Major Discoveries by Venus Express: 2006-2014
8. A magnetic surprise
Venus is a rarity among planets – a world that does not generate a magnetic field internally. However, Venus does have an elongated magnetotail on its night side. Furthermore, Venus Express has discovered evidence for magnetic reconnection – the process responsible for the Northern Lights on Earth – in Venus' magnetotail.
Although Venus has no magnetosphere to deflect the charged particles of the solar wind (electrons and protons) as they stream past the planet, it is partially protected from erosion of the outer atmosphere by an induced magnetic field arising from the interaction of the solar wind and the planet's ionosphere
As on Earth, solar ultraviolet radiation removes electrons from the atoms and molecules in the upper atmosphere, creating a region of electrically charged gas known as the ionosphere. This ionised layer interacts with the solar wind and the magnetic field carried by the solar wind.
During the continuous battle with the solar wind, the ionosphere is able to slow and divert the flow of particles around the planet, creating an elongated magnetotail, shaped rather like a tadpole or wind sock, on the lee side of the planet.
Until now, magnetic reconnection was not generally thought to occur near non-magnetised planets, so scientists were surprised when Venus Express found the first evidence of this process in Venus' magnetotail.
Reconnection converts magnetic energy into kinetic energy in the form of accelerating particles and occurs when oppositely directed magnetic field lines break and connect with each other. On Earth, it is responsible for magnetic storms and polar auroras.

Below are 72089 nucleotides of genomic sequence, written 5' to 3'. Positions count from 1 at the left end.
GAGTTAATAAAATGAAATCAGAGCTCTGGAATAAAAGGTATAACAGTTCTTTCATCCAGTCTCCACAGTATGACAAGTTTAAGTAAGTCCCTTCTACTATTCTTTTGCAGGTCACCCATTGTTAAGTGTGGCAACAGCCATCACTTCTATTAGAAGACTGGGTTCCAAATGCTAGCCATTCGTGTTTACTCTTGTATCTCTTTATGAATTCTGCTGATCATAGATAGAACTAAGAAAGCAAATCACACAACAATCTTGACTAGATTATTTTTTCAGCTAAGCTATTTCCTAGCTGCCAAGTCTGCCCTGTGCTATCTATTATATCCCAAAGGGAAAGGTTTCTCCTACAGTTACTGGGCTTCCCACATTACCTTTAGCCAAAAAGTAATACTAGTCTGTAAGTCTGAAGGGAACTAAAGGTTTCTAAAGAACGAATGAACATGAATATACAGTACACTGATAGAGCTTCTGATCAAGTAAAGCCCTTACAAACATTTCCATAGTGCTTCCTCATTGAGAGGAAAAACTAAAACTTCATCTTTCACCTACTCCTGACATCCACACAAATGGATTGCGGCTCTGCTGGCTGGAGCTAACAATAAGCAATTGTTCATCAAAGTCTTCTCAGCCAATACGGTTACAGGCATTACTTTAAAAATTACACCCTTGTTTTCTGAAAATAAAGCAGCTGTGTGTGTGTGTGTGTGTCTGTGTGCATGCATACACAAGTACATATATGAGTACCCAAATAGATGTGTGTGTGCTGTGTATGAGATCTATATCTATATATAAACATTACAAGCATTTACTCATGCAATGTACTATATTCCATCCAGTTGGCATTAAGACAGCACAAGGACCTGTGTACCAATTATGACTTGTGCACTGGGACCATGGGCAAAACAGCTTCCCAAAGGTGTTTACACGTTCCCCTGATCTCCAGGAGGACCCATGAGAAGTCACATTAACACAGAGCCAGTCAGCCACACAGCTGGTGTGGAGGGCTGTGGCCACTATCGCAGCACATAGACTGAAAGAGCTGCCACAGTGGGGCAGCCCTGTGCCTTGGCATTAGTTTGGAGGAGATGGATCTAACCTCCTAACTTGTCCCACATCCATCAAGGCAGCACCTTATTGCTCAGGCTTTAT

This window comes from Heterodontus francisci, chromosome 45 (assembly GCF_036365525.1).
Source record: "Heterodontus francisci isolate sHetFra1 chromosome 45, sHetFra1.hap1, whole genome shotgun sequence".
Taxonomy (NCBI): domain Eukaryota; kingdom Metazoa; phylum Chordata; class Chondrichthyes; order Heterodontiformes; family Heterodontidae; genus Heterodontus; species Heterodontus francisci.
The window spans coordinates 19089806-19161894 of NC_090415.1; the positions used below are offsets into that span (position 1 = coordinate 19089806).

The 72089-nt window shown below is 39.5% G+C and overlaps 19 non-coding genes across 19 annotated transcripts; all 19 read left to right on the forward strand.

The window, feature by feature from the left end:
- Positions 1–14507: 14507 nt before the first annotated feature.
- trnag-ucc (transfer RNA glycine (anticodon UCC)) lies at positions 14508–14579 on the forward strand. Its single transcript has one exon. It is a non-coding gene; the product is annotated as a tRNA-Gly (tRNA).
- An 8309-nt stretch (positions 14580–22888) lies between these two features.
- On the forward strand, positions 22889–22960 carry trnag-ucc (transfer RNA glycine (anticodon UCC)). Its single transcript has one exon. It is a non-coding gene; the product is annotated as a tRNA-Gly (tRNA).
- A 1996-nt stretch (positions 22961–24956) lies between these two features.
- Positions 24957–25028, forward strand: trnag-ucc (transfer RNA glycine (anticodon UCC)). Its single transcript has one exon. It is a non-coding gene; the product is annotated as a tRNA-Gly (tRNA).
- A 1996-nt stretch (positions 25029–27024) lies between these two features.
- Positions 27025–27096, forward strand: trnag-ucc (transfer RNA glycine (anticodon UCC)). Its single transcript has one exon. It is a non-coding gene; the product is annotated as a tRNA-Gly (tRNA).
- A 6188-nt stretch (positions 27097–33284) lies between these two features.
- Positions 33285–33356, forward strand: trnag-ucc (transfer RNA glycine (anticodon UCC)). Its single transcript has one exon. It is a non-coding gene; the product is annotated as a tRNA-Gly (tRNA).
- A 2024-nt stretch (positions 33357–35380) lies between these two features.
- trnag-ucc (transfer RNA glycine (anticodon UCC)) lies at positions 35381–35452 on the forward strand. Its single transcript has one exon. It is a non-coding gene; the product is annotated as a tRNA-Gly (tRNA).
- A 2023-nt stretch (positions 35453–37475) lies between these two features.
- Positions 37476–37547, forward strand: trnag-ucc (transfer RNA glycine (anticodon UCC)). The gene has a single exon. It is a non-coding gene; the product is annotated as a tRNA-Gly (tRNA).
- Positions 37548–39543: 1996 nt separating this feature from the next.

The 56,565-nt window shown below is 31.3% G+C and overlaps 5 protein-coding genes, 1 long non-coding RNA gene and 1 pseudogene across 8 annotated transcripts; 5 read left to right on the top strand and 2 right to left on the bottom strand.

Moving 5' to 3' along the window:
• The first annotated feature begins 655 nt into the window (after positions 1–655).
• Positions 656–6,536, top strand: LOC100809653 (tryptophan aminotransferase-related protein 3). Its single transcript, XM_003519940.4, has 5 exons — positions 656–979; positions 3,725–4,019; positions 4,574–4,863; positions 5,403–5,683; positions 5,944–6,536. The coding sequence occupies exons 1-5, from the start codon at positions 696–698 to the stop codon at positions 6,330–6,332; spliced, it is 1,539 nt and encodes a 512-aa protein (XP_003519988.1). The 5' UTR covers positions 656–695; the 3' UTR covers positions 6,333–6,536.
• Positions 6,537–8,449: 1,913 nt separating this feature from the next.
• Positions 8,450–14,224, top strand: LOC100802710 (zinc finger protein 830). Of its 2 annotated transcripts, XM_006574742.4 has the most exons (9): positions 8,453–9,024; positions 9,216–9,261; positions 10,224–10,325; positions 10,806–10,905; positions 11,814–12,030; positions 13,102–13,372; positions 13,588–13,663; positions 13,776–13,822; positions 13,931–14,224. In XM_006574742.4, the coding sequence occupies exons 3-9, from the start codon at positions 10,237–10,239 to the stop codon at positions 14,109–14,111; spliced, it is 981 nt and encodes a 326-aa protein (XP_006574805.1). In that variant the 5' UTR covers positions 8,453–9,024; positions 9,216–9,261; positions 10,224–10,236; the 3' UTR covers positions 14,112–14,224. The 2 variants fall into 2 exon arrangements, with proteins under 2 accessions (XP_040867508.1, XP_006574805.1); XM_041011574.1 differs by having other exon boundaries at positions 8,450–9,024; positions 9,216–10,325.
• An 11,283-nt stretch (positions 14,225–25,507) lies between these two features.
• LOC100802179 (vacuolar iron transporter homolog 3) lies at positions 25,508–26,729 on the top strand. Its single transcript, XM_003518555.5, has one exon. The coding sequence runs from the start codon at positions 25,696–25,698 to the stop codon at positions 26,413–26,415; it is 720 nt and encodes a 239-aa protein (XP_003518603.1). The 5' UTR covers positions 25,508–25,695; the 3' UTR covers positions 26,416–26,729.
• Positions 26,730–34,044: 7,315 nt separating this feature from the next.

At Earth, the process occurs at a distance of about 10-30 planetary radii down the magnetotail. Since Earth's magnetosphere is 10 times larger, reconnection at Venus would be expected to occur 1-3 radii down its tail - precisely where Venus Express detected the reconnection events.
The reconnection splits the magnetotail, causing most of the plasma (electrically charged particles) in the tail to be ejected into space. It also forms a plasmoid structure which heads towards Venus and channels some of the energy of the solar wind into the night-side atmosphere. As a result, the magnetic reconnection causes plasma circulation at Venus, similar to what happens in Earth's magnetotail.
The discovery was made possible by the near-polar orbit of Venus Express, which is ideal for instruments such as the magnetometer and low-energy particle detector to observe the solar wind – ionosphere – magnetotail interaction. Previous missions, such as Pioneer Venus, have either been in different orbits or been active at different periods of solar activity, so they were not able to detect the reconnection events.
This is one of the major discoveries made by Venus Express during the last eight years. Read more on the following pages:
Last Update: 23 March 2017For further information please contact: SciTech.email@example.com
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